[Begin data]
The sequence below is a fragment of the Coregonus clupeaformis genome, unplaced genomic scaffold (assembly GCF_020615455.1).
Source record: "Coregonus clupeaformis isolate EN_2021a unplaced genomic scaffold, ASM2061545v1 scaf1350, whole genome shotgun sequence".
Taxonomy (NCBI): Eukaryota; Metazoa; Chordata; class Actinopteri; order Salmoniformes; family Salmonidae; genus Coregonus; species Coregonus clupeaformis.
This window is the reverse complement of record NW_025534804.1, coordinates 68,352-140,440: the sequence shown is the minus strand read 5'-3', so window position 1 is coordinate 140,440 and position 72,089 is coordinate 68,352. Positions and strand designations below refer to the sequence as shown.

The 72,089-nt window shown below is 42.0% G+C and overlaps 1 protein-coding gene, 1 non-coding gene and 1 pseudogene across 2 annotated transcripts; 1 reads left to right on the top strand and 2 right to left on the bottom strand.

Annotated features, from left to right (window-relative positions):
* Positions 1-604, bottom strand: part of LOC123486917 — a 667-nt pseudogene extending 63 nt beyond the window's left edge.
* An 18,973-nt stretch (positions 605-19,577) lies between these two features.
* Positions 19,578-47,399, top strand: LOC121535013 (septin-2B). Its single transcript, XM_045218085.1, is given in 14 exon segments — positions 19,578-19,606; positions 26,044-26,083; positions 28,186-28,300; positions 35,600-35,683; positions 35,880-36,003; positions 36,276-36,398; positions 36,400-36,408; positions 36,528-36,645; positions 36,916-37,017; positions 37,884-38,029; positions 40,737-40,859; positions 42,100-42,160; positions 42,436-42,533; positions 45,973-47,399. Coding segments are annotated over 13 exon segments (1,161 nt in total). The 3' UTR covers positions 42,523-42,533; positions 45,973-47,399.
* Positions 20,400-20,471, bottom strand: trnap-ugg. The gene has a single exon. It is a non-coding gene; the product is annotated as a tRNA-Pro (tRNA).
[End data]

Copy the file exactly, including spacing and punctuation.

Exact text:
The sequence below is a fragment of the Coregonus clupeaformis genome, unplaced genomic scaffold (assembly GCF_020615455.1).
Source record: "Coregonus clupeaformis isolate EN_2021a unplaced genomic scaffold, ASM2061545v1 scaf1350, whole genome shotgun sequence".
Taxonomy (NCBI): Eukaryota; Metazoa; Chordata; class Actinopteri; order Salmoniformes; family Salmonidae; genus Coregonus; species Coregonus clupeaformis.
This window is the reverse complement of record NW_025534804.1, coordinates 68,352-140,440: the sequence shown is the minus strand read 5'-3', so window position 1 is coordinate 140,440 and position 72,089 is coordinate 68,352. Positions and strand designations below refer to the sequence as shown.

The 72,089-nt window shown below is 42.0% G+C and overlaps 1 protein-coding gene, 1 non-coding gene and 1 pseudogene across 2 annotated transcripts; 1 reads left to right on the top strand and 2 right to left on the bottom strand.

Annotated features, from left to right (window-relative positions):
* Positions 1-604, bottom strand: part of LOC123486917 — a 667-nt pseudogene extending 63 nt beyond the window's left edge.
* An 18,973-nt stretch (positions 605-19,577) lies between these two features.
* Positions 19,578-47,399, top strand: LOC121535013 (septin-2B). Its single transcript, XM_045218085.1, is given in 14 exon segments — positions 19,578-19,606; positions 26,044-26,083; positions 28,186-28,300; positions 35,600-35,683; positions 35,880-36,003; positions 36,276-36,398; positions 36,400-36,408; positions 36,528-36,645; positions 36,916-37,017; positions 37,884-38,029; positions 40,737-40,859; positions 42,100-42,160; positions 42,436-42,533; positions 45,973-47,399. Coding segments are annotated over 13 exon segments (1,161 nt in total). The 3' UTR covers positions 42,523-42,533; positions 45,973-47,399.
* Positions 20,400-20,471, bottom strand: trnap-ugg. The gene has a single exon. It is a non-coding gene; the product is annotated as a tRNA-Pro (tRNA).